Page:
James Bay Project
Niobay Metals Inc. 100 %,
The James Bay property is located east of the Township of Carroll in the district of Cochrane, 45 km south of Moosonee, in the James Bay Lowlands in the Province of Ontario, Canada .
The property comprises the Crown Mining Lease and covers a total of 2,530 hectares.
The James Bay property was discovered in 1966 by Consolidated Morrison Explorations. Major exploration work carried out in 1968 and 1969, including about 48,000 feet of drilling in 85 holes established a deposit extending to 900 feet in depth and 1600 feet longitudinally. Lakefield Research carried out metallurgical tests in 1969, allowing for the development of a possible flow sheet for the niobium ore, with a view to the production of a concentrate grade of about 65% pyrochlore (Nb2O5).
A historical feasibility study was completed by the firm Canadian Bechtel Ltd. at the end of 1969, and updated by the same firm in 1979.
A number of studies dealing with specific aspects of the project were carried out between 1969 and 1979 by independent firms or companies for evaluation purposes, with a view to possible partnerships or acquisitions. At that time niobium price was a fraction of where it is today.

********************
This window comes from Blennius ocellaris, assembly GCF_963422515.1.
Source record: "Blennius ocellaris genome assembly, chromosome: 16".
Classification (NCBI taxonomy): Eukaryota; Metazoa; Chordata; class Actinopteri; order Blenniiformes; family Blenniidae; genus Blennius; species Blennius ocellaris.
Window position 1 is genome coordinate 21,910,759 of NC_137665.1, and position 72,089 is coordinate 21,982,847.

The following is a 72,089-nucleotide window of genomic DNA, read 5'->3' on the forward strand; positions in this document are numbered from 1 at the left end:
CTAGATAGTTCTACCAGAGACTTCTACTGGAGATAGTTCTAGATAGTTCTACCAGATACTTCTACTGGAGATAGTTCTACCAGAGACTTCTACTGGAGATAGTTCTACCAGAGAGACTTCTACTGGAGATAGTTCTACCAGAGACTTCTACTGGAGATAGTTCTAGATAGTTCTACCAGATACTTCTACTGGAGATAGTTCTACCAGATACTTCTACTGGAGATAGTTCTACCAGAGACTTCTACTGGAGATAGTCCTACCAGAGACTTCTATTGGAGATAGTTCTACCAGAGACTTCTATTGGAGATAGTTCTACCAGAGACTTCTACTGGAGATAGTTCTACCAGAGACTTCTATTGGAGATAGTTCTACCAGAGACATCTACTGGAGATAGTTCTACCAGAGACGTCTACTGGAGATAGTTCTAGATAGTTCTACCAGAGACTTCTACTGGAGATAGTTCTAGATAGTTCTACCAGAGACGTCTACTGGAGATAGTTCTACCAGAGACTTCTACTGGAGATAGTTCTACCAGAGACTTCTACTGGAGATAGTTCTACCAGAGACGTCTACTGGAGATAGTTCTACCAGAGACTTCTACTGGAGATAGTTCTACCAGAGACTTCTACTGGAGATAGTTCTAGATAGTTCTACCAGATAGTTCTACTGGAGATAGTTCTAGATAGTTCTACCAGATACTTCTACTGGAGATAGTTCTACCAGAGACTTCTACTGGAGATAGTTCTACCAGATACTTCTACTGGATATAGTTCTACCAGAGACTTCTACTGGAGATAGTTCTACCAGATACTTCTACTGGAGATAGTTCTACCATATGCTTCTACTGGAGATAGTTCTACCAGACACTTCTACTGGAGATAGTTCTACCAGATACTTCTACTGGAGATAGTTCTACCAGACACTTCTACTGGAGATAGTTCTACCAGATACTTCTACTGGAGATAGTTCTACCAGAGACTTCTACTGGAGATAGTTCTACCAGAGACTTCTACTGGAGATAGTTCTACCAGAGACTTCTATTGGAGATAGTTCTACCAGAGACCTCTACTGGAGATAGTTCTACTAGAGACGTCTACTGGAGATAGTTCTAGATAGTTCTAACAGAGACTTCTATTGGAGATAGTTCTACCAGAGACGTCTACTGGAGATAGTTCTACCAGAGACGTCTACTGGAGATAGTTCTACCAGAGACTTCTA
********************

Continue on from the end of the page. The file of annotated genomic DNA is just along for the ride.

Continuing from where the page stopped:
In June 2016, Niobay Metals Inc. acquired 100% of the property from Barrick Gold Inc., James Bay Columbium Ltd. and Goldcorp Inc.
Geology and Mineralization
Polychlore mineralization is contained in an intrusive complex of pyroxene-rich carbonatites dating from the Huronian Orogen, and generally orientated north south. Intrusions of hornblende gneiss abut the complex on its east and west sides. The general dip is sub-vertical, orientated slightly to the east.
Palaeozoic sediments consisting of altered, silty, sandy, argillaceous sandstones discordantly cover the carbonatite complex. These sandstones vary in thickness from 40 to 100 feet, and lie horizontally over the carbonatites, covering them completely. Unconsolidated silty glacial sediments between 20 and 30 feet deep cover these sandstones, and are themselves covered by spongy peat (muskeg) 3 to 6 feet deep.
A historical estimate was finalized by Dr. P. Price of Canadian Bechtel Ltd in 1967 and indicated 62 million tonnes at 0.52% Nb2O5. Moreover, an exploration shaft was sunk and a 225 tonne bulk sample was extracted to subsequently be used in a pilot plant which demonstrated a recovery rate of 78%, which is considered high for niobium processing.
The historical resources estimate, the historical feasibility and the historical metallurgical testing are based on data obtained by previous operators in the 1960s. Niobay Metals has not yet undertaken the work necessary to verify or classify those historical results. Economic studies completed in the 1960s do not mean the James Bay Niobium deposit would be found to be economic today. Niobay Metals is not treating the historical results as a current mineral resource nor as having been verified by a qualified person.